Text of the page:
34% Passive Transfer Failure
Yes, 34 percent passive transfer failure among 882 calves from 49 farms in the state of Washington.
This study, completed in 2010, reported wide variation among farms. Of the 18 calves that were sampled on each of the 49 farms, 2 farms had no calves below 5.2g/dL blood serum total protein. In contrast 7 farms had 13 or more calves out of the 18 calves sampled (>70%) with passive transfer failure.
Only 36 percent of the farms had 20 percent or fewer calves with passive transfer failure. The industry standard for profitable calf survival and health is 90% above 5.0g/dL and 75% at 5.5g/dL and greater.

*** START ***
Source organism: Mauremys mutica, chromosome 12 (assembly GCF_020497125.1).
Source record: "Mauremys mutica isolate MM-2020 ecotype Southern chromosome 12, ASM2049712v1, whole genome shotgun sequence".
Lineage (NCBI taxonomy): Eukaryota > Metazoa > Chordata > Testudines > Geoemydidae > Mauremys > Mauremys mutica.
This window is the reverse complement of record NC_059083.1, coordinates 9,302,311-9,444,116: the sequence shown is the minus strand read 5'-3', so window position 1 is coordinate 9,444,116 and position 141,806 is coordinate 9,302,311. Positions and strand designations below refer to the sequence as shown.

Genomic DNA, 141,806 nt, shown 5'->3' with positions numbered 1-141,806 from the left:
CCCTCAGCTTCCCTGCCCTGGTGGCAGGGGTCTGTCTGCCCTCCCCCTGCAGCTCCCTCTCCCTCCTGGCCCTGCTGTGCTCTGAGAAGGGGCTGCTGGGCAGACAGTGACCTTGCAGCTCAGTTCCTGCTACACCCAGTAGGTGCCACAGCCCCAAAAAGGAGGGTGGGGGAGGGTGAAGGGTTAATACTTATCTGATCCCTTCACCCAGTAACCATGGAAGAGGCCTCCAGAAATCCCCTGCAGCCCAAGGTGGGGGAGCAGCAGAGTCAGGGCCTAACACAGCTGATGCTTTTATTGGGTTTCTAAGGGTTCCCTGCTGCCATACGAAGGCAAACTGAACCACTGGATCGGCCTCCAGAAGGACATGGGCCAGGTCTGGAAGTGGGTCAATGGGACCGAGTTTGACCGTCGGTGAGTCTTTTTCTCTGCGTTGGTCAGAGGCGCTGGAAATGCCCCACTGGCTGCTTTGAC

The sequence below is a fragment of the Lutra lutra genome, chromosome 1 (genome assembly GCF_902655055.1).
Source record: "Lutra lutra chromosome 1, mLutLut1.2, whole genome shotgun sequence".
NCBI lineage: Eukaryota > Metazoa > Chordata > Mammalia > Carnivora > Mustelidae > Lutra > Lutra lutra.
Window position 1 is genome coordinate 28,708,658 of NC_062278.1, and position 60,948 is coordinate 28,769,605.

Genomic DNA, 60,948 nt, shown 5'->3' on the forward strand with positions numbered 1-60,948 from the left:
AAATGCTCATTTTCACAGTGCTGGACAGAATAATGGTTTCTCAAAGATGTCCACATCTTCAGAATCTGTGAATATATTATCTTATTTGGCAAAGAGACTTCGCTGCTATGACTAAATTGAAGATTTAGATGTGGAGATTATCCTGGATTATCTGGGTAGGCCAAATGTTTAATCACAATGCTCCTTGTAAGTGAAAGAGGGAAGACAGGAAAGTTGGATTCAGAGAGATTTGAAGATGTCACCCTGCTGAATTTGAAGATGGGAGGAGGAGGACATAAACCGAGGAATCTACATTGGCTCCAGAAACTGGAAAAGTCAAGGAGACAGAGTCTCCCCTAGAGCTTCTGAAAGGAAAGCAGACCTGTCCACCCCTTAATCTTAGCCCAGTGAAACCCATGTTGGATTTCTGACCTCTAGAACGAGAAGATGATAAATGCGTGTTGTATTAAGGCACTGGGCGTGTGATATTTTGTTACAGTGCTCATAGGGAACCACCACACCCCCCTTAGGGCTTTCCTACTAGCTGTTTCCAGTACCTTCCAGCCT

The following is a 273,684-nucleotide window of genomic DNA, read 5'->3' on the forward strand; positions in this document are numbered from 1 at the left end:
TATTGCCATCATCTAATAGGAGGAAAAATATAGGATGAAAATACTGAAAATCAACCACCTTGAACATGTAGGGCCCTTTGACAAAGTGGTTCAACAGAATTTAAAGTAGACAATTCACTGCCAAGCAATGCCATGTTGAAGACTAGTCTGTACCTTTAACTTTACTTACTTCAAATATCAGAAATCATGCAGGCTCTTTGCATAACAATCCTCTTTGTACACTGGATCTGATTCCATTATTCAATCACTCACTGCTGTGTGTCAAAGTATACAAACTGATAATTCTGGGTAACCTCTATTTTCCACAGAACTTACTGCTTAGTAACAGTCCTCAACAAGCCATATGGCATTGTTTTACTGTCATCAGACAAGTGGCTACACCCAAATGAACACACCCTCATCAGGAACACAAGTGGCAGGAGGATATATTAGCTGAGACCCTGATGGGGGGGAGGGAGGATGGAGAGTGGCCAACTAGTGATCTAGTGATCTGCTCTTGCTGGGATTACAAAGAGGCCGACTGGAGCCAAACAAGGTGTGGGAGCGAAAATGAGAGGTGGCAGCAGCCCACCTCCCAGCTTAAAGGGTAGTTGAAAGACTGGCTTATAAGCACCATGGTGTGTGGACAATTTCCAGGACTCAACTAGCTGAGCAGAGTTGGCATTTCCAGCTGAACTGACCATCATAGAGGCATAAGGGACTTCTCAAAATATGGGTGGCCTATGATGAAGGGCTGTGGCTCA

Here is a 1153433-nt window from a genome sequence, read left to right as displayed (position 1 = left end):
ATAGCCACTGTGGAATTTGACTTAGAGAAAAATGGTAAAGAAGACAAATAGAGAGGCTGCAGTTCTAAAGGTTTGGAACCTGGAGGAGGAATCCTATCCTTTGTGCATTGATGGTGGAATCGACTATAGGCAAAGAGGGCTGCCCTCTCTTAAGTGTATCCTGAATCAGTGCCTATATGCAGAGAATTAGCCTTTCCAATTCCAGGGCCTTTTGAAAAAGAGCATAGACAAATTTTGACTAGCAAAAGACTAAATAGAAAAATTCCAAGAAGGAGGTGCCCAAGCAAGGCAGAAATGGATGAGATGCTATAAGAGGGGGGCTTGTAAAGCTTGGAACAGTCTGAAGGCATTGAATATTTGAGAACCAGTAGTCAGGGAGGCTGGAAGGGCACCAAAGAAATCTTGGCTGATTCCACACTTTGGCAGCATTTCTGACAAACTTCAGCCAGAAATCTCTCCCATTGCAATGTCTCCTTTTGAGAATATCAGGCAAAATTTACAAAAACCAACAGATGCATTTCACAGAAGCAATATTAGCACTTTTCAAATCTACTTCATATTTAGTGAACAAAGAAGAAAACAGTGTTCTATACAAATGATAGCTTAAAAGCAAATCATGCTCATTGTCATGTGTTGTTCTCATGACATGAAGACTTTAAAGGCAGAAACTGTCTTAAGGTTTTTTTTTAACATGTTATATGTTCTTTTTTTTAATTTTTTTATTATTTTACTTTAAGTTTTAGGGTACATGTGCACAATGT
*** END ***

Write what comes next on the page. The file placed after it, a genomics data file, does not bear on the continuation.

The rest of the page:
Colostrum management practices associated with high rates of passive transfer failure in this Washington State study were:
- Who collected the colostrum - passive transfer failure was 3.7 times greater if a regular milker collected the colostrum compared to other personnel.
- Evaluating colostrum quality - passive transfer failure was 2.3 times greater if the colostrum was NOT evaluated for antibody concentration.
- Adding supplements to the colostrum - passive transfer failure was 8.9 times greater if a supplement was added to the colostrum.
Reference: WSU Vet Med Newsletter
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